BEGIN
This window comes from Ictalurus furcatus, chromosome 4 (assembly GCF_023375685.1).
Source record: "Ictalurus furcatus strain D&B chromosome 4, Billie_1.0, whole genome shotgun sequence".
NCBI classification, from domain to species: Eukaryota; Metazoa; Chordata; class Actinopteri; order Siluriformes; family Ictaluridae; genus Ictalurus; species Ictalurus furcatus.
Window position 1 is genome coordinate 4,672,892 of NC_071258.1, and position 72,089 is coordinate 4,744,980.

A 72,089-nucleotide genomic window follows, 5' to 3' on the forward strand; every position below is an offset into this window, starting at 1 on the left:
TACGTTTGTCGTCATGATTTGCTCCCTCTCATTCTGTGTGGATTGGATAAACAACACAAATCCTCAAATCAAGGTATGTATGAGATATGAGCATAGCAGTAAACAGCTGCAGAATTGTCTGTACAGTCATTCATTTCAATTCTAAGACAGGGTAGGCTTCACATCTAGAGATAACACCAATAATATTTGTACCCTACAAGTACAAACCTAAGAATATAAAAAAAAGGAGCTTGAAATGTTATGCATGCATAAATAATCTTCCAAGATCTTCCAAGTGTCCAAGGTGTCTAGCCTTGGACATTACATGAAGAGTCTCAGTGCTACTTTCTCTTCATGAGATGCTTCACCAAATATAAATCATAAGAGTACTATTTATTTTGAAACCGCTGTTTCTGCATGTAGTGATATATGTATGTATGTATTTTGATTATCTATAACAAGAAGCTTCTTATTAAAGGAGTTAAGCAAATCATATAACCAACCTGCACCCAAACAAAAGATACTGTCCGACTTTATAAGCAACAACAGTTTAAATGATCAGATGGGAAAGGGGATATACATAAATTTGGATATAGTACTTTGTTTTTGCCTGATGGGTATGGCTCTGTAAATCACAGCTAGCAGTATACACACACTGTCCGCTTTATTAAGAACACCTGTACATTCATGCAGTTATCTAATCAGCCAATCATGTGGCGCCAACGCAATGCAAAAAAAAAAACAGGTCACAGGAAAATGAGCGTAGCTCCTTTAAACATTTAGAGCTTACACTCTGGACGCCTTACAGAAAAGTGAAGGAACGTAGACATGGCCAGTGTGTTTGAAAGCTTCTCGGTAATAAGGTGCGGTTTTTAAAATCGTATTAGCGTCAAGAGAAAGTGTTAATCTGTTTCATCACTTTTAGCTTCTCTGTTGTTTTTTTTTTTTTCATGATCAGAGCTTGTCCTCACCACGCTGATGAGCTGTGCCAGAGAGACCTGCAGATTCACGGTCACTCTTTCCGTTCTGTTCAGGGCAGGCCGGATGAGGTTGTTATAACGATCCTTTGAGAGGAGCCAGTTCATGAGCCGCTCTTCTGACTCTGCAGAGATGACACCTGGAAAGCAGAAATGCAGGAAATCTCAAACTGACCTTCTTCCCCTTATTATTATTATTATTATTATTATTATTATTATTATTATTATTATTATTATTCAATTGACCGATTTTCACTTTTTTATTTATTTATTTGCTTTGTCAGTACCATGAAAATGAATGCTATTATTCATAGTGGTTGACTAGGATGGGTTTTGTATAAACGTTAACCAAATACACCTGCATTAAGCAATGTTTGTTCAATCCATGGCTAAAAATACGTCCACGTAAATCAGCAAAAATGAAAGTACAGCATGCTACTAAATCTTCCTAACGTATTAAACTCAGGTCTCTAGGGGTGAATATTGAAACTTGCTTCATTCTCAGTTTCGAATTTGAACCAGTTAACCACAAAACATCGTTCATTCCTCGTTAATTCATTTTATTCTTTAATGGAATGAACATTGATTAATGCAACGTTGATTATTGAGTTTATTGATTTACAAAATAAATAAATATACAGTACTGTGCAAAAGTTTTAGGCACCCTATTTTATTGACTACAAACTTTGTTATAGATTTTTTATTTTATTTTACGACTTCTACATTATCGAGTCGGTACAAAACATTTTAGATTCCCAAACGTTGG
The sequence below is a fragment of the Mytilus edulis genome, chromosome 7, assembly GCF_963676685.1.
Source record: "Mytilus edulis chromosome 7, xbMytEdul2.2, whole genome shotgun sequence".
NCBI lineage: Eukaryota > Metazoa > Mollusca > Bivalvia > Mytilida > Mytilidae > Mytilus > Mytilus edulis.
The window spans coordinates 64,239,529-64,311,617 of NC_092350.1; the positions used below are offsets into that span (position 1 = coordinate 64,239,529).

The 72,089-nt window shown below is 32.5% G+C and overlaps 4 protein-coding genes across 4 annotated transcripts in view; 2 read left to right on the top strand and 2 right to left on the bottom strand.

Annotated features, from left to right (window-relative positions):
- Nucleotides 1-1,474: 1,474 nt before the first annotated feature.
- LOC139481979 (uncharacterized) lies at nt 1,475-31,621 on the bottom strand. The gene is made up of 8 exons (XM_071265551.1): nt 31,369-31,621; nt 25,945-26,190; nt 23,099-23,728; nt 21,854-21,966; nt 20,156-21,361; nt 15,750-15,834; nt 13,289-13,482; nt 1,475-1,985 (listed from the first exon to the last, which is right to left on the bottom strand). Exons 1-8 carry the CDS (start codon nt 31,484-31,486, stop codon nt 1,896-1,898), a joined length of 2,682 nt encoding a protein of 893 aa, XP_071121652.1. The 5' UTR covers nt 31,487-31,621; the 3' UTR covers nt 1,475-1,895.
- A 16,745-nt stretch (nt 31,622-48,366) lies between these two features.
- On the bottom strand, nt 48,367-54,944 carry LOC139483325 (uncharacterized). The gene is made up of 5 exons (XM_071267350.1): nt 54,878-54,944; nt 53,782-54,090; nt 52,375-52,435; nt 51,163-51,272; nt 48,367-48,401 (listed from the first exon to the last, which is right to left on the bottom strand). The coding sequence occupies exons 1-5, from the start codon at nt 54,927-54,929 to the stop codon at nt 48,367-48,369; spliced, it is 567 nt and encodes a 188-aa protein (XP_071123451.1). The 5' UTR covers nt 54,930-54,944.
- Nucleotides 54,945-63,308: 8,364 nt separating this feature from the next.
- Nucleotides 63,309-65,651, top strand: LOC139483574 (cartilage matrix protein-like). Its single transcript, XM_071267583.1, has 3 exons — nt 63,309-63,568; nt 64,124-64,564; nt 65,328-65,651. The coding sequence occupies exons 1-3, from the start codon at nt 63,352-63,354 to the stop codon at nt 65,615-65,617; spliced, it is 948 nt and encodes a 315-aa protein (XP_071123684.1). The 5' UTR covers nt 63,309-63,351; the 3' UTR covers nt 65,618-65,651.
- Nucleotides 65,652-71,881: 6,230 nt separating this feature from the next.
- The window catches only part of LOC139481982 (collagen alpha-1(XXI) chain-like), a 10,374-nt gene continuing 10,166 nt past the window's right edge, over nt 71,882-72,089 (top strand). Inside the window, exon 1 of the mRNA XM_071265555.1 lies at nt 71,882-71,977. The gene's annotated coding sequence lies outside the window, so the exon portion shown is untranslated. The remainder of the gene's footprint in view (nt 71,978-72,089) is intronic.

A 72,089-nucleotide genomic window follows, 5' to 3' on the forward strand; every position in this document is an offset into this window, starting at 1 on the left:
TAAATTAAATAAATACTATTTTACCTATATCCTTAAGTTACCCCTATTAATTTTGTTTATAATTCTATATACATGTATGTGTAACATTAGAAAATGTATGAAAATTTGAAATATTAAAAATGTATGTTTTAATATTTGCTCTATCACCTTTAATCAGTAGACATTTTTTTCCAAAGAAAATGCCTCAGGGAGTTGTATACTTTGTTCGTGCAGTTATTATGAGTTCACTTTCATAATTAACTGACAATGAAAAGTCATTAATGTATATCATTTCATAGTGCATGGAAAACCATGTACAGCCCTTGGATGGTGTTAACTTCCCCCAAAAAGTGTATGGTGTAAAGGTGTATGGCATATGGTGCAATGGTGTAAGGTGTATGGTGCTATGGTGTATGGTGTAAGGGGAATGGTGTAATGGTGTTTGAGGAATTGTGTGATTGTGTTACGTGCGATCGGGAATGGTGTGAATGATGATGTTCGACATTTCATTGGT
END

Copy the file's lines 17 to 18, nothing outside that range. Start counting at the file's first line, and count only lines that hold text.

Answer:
- Nucleotides 54,945-63,308: 8,364 nt separating this feature from the next.
- Nucleotides 63,309-65,651, top strand: LOC139483574 (cartilage matrix protein-like). Its single transcript, XM_071267583.1, has 3 exons — nt 63,309-63,568; nt 64,124-64,564; nt 65,328-65,651. The coding sequence occupies exons 1-3, from the start codon at nt 63,352-63,354 to the stop codon at nt 65,615-65,617; spliced, it is 948 nt and encodes a 315-aa protein (XP_071123684.1). The 5' UTR covers nt 63,309-63,351; the 3' UTR covers nt 65,618-65,651.